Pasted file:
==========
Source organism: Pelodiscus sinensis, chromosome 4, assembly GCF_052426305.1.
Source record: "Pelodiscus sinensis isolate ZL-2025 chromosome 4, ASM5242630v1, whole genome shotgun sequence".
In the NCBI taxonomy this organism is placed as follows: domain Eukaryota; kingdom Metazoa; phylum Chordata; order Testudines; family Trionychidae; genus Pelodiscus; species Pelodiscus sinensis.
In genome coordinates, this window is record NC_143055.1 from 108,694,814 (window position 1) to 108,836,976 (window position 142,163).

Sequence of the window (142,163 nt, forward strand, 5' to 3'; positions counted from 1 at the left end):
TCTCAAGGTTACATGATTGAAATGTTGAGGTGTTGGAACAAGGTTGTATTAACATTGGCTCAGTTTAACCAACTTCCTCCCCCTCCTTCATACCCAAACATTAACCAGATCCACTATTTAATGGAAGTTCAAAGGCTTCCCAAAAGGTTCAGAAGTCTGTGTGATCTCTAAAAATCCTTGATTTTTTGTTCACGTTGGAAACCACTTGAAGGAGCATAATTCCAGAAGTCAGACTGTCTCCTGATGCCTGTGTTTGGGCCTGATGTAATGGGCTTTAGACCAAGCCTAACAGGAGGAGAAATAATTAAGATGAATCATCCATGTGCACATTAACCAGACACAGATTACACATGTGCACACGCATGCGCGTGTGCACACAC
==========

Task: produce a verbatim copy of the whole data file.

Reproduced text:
Source organism: Pelodiscus sinensis, chromosome 4, assembly GCF_052426305.1.
Source record: "Pelodiscus sinensis isolate ZL-2025 chromosome 4, ASM5242630v1, whole genome shotgun sequence".
In the NCBI taxonomy this organism is placed as follows: domain Eukaryota; kingdom Metazoa; phylum Chordata; order Testudines; family Trionychidae; genus Pelodiscus; species Pelodiscus sinensis.
In genome coordinates, this window is record NC_143055.1 from 108,694,814 (window position 1) to 108,836,976 (window position 142,163).

Sequence of the window (142,163 nt, forward strand, 5' to 3'; positions counted from 1 at the left end):
TCTCAAGGTTACATGATTGAAATGTTGAGGTGTTGGAACAAGGTTGTATTAACATTGGCTCAGTTTAACCAACTTCCTCCCCCTCCTTCATACCCAAACATTAACCAGATCCACTATTTAATGGAAGTTCAAAGGCTTCCCAAAAGGTTCAGAAGTCTGTGTGATCTCTAAAAATCCTTGATTTTTTGTTCACGTTGGAAACCACTTGAAGGAGCATAATTCCAGAAGTCAGACTGTCTCCTGATGCCTGTGTTTGGGCCTGATGTAATGGGCTTTAGACCAAGCCTAACAGGAGGAGAAATAATTAAGATGAATCATCCATGTGCACATTAACCAGACACAGATTACACATGTGCACACGCATGCGCGTGTGCACACAC